This is a bit more on the ongoing interest of Nature in PLoS’s finances. Peter Suber posted this snippet from the CEO of Macmillan’s Blog with his responses. I’m representing Peter’s post in it’s entirety below the fold. There is also a nice story entitled Creative Destruction in the Library in “The Economist” this week on OA matters.
From Peter Suber’s Blog:
Richard Charkin is the CEO of Macmillan, the owner of Nature. Yesterday he posted a note on his blog about the recent Nature article on PLoS’ finances (thanks to William Walsh):
“…And finally an excellent article in Nature which analyses the financial standing of the most important open access organisation The Public Library of Science. What the article shows is that the ‘author pays’ model for scientific publishing is likely to be unsustainable without charitable support. I don’t think that scientific publishing should be a charitable enterprise. Its innovation and growth has been driven by commercial market pressures to improve which have always been the best guarantee of high-quality service. The alternatives nearly always end in bureaucracy and protection of the status quo.”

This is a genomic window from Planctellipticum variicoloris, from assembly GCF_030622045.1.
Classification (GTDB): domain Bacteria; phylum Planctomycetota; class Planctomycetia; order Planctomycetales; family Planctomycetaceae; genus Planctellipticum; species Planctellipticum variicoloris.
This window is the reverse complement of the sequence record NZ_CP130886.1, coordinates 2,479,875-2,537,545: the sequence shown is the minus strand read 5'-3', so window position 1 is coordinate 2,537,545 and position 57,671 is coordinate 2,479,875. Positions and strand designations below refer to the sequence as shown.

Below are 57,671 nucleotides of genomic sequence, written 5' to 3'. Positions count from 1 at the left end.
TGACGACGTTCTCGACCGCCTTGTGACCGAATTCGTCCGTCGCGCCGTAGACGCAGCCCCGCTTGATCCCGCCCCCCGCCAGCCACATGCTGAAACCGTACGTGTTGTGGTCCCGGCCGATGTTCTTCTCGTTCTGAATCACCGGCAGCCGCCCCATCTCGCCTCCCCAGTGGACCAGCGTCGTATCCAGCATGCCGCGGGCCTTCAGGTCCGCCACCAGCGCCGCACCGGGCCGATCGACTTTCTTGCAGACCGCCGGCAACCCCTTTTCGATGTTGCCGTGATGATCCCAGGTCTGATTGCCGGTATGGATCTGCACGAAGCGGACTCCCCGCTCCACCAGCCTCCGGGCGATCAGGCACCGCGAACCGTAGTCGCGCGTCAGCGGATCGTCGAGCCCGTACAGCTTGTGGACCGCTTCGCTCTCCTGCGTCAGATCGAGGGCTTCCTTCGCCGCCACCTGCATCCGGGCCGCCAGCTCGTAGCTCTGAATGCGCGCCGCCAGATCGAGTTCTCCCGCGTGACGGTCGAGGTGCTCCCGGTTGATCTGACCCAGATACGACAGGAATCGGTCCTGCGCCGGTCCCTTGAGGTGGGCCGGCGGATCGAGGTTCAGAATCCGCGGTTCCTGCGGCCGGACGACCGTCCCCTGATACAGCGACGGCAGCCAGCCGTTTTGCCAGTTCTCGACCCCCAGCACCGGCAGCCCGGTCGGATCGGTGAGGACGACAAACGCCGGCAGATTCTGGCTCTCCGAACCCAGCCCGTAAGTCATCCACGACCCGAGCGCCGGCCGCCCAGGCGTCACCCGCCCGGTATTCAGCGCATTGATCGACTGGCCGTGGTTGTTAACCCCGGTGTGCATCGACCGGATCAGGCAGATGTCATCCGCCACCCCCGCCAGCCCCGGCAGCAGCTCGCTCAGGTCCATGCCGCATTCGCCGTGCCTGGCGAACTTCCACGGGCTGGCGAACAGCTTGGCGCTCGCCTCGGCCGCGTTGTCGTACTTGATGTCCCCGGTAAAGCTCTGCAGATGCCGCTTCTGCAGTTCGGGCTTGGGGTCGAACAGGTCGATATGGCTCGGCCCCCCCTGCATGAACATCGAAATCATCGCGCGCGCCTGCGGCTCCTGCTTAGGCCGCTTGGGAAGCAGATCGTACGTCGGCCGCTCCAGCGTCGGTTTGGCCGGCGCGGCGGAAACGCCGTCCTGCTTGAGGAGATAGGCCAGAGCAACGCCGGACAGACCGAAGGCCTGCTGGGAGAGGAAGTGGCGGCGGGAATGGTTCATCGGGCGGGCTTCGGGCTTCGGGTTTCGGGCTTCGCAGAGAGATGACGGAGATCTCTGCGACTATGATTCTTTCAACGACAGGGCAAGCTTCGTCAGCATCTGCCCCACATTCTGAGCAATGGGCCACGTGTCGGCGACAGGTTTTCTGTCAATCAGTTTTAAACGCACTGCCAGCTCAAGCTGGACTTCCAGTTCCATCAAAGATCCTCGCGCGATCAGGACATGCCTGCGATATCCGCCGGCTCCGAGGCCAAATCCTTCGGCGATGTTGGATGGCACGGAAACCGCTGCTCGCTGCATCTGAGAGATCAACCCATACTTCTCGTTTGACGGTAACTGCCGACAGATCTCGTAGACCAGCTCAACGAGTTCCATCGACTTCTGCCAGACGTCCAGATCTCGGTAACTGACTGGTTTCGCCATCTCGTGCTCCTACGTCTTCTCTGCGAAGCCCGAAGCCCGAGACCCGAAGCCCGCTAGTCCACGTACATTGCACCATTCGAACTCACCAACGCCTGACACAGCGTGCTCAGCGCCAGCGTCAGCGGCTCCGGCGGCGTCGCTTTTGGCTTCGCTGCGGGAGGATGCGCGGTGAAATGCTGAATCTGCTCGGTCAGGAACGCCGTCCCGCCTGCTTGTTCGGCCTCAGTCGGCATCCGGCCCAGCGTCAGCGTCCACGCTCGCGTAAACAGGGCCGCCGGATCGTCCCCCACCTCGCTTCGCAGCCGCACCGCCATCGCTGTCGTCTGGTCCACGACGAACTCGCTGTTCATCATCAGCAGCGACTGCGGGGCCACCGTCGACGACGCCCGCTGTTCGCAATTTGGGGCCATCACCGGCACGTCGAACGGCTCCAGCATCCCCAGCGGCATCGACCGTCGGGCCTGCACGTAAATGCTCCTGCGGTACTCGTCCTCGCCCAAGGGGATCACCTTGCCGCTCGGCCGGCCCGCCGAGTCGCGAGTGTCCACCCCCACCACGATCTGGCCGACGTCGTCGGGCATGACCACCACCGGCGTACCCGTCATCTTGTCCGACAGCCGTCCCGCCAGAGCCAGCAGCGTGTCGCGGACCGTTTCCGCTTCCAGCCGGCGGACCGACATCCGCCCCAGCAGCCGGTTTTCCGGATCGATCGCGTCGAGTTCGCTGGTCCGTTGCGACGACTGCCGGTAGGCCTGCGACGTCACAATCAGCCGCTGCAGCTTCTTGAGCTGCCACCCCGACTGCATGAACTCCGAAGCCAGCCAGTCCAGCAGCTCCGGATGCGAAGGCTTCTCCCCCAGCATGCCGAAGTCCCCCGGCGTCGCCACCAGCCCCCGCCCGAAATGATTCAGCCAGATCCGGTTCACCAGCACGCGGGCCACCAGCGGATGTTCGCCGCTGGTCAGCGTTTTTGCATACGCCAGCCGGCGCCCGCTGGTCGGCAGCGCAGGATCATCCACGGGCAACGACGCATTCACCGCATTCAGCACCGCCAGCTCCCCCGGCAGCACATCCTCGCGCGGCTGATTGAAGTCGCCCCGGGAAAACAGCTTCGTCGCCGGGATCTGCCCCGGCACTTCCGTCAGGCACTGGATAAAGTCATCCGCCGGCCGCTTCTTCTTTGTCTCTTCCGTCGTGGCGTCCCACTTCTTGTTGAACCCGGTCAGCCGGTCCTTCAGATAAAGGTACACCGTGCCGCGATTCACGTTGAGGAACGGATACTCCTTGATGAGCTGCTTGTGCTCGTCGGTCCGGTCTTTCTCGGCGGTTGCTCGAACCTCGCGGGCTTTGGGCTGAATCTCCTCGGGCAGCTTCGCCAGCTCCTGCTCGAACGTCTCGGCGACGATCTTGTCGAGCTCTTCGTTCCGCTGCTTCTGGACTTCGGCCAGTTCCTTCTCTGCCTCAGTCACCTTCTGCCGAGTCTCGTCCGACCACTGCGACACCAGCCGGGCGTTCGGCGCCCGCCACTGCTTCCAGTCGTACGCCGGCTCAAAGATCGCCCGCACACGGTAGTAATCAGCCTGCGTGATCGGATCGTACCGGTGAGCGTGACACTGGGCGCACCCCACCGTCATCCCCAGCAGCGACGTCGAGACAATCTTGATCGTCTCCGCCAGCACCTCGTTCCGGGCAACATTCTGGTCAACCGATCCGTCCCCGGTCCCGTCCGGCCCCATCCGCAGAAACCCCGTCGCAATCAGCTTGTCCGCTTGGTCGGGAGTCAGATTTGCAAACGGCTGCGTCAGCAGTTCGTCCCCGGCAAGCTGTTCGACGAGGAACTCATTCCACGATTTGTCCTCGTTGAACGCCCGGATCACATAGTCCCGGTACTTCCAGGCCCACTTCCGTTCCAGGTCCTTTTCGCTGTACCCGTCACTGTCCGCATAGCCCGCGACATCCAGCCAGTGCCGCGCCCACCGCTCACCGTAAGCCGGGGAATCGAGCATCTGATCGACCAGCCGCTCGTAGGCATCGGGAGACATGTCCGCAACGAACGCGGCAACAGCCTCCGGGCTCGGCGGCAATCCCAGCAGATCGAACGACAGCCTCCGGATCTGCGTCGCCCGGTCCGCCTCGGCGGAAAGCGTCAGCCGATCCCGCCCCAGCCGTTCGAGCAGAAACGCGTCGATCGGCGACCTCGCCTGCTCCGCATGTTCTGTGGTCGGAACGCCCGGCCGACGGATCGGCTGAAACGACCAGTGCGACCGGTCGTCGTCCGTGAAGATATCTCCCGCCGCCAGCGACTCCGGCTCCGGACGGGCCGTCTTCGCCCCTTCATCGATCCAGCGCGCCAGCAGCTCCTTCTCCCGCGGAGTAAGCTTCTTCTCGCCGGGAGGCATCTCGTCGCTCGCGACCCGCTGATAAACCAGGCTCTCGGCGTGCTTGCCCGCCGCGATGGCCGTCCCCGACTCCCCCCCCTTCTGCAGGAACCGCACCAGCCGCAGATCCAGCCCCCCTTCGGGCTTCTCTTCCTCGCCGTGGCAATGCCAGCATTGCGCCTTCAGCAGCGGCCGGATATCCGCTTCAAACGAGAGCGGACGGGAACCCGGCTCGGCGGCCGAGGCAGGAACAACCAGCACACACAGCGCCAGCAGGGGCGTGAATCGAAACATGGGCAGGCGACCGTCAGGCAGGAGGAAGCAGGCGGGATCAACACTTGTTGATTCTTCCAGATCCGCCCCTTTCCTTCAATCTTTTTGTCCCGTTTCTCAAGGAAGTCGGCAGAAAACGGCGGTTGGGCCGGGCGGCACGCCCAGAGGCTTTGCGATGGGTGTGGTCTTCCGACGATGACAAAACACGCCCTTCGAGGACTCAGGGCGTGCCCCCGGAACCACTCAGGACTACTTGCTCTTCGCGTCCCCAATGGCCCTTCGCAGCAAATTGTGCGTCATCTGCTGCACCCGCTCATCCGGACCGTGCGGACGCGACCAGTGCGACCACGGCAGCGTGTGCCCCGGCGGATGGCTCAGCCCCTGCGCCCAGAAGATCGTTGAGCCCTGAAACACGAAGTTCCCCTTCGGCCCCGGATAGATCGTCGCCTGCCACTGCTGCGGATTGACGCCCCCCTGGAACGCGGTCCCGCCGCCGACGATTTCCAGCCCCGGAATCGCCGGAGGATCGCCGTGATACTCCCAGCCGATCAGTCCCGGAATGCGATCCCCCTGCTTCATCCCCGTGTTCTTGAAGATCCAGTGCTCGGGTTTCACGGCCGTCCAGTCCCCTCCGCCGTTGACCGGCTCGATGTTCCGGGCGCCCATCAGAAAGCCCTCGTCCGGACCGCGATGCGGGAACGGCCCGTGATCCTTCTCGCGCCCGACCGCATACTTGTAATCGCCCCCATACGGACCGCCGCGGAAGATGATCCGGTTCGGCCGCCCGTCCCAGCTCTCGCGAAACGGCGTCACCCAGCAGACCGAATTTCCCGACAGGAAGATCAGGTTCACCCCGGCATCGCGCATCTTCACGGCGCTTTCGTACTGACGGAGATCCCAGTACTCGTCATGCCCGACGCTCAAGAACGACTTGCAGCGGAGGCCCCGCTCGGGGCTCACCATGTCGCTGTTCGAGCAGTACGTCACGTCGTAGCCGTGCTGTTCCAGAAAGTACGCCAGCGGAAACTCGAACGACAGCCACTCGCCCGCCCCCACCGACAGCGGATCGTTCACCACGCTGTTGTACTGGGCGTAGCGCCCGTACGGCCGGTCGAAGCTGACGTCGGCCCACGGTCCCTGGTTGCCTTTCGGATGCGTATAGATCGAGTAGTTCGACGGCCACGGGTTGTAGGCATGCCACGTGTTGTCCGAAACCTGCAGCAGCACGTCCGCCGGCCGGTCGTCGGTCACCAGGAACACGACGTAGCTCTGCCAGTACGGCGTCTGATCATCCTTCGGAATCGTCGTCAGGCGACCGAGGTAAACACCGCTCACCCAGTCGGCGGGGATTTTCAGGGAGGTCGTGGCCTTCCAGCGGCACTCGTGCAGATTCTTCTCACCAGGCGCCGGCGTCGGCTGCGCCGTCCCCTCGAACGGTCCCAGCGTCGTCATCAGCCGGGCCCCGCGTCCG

Peter Suber’s Comments.
- The Nature article shows nothing of the kind. PLoS only talked about charitable support for two of its seven journals, and the article didn’t even pretend to examine any other OA journals from any other publishers. For example, the Hindawi OA journals are already profitable. –And of course Charkin doesn’t compare OA business models to the present subscription model, which the University of California (among others) has called “incontrovertibly unsustainable“.
- Charkin slides from business models to quality without any evidence or argument. He seems unaware that PLoS Biology has the highest impact factor of any journal in ISI’s category of general biology.
- Honestly, who has a stronger interest in protecting the status quo, open access journals or their critics? Who’s trying to preserve the status quo right here, right now?
I’ll close this post with the final words of the Economist article I mentioned:
“Whatever the traditional publishers might hope, open-access does not look in imminent danger of perishing“.